Thursday, October 8, 2020

MySQL 8 is greater with MyRocks

I compiled MyRocks for MySQL 8 on Ubuntu 20.04 and will soon use it for performance tests. I did this because I am upgrading my NUC cluster to Ubuntu 20 and am not willing to get an older gcc toolchain on it to build MyRocks in MySQL 5.6 from source. It took a few hours to figure this out, but that is a one time cost.

This explains how to build from the Facebook MySQL fork in Github. I suggest that everyone else use MariaDB or Percona Server if they want to try MyRocks. I write posts like this because I am likely to need this information in the future.

The steps are:

  1. Install dependencies listed here. I might be missing a few as I did this on an install I have been using for a while and might have installed others in the past.
  2. Get the source from github
  3. Checkout the 8.0.17 branch via git checkout remotes/origin/fb-mysql-8.0.17 -b fb8017
  4. cd fb8017
  5. Get RocksDB source via git submodule init; git submodule update
  6. Get Boost 1.69. The previous step installed it as a submodule but I wasn't able to use it and just copied it from elsewhere.
  7. mkdir build; cd build
  8. Run cmake via this script. The script is good for me. It might not be good for you. But it is important to set extra compile flags for RocksDB, otherwise you risk having a non-performant build. See problem 4 below. The script expects Boost 1.69 to be copied to $BUILD/../boost_1_69_0
  1. This is harder than it should be but the FB MySQL tree isn't meant for the community to build from. It is there to share diffs with the community.
  2. Some RocksDB #defines don't have ROCKSDB_ as a prefix so there is a greater chance of conflict with code from elsewhere
  3. I wasn't able to figure out how to get the Boost submodule working so I copied Boost 1.69 from elsewhere
  4. Some RocksDB compilation flags that are used for a pure-RocksDB build are not used in the MyRocks build and this can hurt performance. So I build RocksDB directly and copy some of the flags from there into my cmake script. This is a hassle and is error prone, but again, this source tree isn't mean for community builds
One hint that you have a non-performant RocksDB build is this string in the LOG file
Fast CRC32 supported: Not supported on x86
While this string is OK:
Fast CRC32 supported: Supported on x86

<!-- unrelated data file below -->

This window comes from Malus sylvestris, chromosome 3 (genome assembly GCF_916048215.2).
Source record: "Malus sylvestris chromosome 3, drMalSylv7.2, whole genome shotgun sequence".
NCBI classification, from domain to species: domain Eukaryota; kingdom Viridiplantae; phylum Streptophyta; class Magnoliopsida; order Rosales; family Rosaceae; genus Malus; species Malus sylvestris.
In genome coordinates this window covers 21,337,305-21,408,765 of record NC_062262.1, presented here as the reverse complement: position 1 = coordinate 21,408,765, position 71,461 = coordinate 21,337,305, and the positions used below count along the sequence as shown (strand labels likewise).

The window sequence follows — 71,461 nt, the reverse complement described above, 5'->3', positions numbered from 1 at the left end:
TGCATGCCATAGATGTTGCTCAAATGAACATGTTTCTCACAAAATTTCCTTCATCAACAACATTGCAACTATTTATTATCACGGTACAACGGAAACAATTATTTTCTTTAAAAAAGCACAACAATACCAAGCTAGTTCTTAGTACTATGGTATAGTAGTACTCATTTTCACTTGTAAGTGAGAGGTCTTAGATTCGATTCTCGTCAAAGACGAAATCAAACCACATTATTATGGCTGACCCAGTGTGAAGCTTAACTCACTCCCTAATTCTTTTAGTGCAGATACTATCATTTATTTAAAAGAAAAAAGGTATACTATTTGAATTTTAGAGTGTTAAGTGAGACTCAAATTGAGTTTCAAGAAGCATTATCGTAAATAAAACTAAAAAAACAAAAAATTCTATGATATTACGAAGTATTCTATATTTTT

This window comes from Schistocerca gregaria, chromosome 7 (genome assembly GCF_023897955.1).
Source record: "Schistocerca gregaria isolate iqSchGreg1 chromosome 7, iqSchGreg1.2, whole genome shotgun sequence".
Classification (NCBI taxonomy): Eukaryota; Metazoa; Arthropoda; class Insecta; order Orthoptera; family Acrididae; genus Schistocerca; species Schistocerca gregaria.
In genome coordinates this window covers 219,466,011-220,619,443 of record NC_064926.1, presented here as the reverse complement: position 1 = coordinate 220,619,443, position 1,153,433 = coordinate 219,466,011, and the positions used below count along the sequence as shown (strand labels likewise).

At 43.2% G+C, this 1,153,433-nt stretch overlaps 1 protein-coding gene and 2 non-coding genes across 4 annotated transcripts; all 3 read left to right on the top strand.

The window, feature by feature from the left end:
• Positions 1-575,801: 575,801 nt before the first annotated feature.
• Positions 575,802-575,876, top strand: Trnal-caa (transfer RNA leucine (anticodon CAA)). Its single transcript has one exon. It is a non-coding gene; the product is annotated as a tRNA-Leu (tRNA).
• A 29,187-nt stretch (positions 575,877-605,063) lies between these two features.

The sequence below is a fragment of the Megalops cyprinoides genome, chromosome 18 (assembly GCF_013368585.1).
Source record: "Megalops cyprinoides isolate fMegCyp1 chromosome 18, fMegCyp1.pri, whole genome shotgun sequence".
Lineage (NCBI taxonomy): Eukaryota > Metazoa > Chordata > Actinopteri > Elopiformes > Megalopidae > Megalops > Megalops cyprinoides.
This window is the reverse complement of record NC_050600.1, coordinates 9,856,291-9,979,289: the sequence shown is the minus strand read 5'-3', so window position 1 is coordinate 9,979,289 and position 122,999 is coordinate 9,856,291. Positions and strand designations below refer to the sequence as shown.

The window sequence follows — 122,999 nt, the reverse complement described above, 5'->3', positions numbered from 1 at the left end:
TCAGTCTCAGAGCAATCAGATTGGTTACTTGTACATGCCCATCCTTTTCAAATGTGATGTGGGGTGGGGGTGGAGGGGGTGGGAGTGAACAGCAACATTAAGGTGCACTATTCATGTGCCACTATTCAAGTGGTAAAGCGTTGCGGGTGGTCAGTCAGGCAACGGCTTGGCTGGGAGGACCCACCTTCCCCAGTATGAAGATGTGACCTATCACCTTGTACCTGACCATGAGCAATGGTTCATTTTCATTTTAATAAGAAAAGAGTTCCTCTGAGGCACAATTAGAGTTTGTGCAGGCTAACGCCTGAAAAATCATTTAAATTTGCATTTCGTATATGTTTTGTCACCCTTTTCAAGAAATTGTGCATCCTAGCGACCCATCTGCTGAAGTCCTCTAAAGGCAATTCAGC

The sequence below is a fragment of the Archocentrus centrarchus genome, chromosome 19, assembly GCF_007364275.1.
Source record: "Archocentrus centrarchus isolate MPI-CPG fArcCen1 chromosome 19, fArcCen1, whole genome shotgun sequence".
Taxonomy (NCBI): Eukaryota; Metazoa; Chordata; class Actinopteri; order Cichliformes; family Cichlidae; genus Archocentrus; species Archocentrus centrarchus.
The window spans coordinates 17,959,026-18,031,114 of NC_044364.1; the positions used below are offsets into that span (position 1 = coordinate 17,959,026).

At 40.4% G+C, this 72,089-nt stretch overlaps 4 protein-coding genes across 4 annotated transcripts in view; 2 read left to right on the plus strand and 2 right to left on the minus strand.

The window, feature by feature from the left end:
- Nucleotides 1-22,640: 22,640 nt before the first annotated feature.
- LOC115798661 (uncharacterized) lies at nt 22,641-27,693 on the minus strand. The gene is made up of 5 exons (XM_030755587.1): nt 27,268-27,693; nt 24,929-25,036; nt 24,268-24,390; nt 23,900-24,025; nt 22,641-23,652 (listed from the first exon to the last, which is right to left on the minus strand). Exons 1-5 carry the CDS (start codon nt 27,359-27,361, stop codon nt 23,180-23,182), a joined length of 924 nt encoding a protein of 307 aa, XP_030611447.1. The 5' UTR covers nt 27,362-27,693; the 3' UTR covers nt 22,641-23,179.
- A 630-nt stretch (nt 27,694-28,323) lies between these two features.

1. Hi Mark,

    Why do you modify "CMAKE_CXX_FLAGS"? All "ROCKSDB_" flags should be set automatically.

    My "cmake" parameters are following:

    Regarding boost there are 2 options:
    1. Use "-DDOWNLOAD_BOOST=1" like for upstream and allow cmake to download it automatically.
    2. Use "boost" submodule with -DWITH_BOOST='./boost'

    1. The flags below are set for pure-RocksDB builds (just RocksDB, no MySQL) but not set for RocksDB built as part of MySQL. Some of them are significant if you care about performance, like using a fast CRC-32. I didn't try to confirm whether all are significant.

      As I write in the blog post, check the RocksDB LOG file for the message about CRC-32 or profile your mysqld binary. Or do "make VERBOSE=1" to see which flags are used for RocksDB when MyRocks is compiled. You want to have something like -march=native.

      I tried -DWITH_BOOST=../boost but that didn't work. Will try again today. I am not a fan of "download during build" (thus I am not a fan of Maven) so I didn't try that.

      Checking email, I have debugged problems like this a few times for my builds, and a few years ago for Percona & MariDB MyRocks -- MyRocks isn't easy to build.




  2. Hi Mark, you recommend using the MariaDB or Percona version, but you do not explain why you are not using one of these yourself, could you share this with us ? Thanks, JFG

    1. I use it today because I used it yesterday. Even more, I used to support it in production so I know it. For MariaDB I don't want to deal with the switching costs -- small things change and disrupt my scripts, build and more has changed.

      When I spend my limited time on things that are different, I prefer to focus on things that are very different rather than moving sideways. For example, this year I learned a lot about Postgres and MongoDB.